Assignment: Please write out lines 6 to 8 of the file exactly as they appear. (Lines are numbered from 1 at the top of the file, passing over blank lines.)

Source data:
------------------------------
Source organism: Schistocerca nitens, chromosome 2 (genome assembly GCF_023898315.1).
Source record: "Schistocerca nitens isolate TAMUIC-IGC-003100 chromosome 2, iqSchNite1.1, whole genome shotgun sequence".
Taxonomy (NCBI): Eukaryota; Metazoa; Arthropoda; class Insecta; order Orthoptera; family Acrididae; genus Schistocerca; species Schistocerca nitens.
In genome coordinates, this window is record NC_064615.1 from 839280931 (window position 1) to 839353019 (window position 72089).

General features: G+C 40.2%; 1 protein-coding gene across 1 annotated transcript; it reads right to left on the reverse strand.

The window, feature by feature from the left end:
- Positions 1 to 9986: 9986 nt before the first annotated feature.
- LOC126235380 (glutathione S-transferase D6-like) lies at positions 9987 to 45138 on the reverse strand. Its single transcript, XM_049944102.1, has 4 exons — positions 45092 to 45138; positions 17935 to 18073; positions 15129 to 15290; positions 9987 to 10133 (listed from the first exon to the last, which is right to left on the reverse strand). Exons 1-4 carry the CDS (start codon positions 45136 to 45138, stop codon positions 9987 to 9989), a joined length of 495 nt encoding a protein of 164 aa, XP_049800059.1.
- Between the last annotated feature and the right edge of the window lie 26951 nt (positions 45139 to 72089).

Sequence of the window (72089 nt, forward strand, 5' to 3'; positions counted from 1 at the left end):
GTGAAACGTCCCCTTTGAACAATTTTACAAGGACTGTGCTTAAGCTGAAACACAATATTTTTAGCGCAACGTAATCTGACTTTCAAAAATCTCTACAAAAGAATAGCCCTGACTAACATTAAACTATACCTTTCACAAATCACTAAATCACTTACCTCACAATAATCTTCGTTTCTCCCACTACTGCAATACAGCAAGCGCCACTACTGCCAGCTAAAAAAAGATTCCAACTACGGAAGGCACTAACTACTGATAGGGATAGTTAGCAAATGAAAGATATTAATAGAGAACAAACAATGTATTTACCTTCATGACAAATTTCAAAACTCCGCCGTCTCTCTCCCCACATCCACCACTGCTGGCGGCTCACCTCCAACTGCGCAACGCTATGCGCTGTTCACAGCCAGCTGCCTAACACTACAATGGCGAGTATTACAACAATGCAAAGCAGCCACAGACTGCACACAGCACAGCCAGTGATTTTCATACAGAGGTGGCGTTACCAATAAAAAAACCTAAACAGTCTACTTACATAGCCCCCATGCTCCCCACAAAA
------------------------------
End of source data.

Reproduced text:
The window, feature by feature from the left end:
- Positions 1 to 9986: 9986 nt before the first annotated feature.
- LOC126235380 (glutathione S-transferase D6-like) lies at positions 9987 to 45138 on the reverse strand. Its single transcript, XM_049944102.1, has 4 exons — positions 45092 to 45138; positions 17935 to 18073; positions 15129 to 15290; positions 9987 to 10133 (listed from the first exon to the last, which is right to left on the reverse strand). Exons 1-4 carry the CDS (start codon positions 45136 to 45138, stop codon positions 9987 to 9989), a joined length of 495 nt encoding a protein of 164 aa, XP_049800059.1.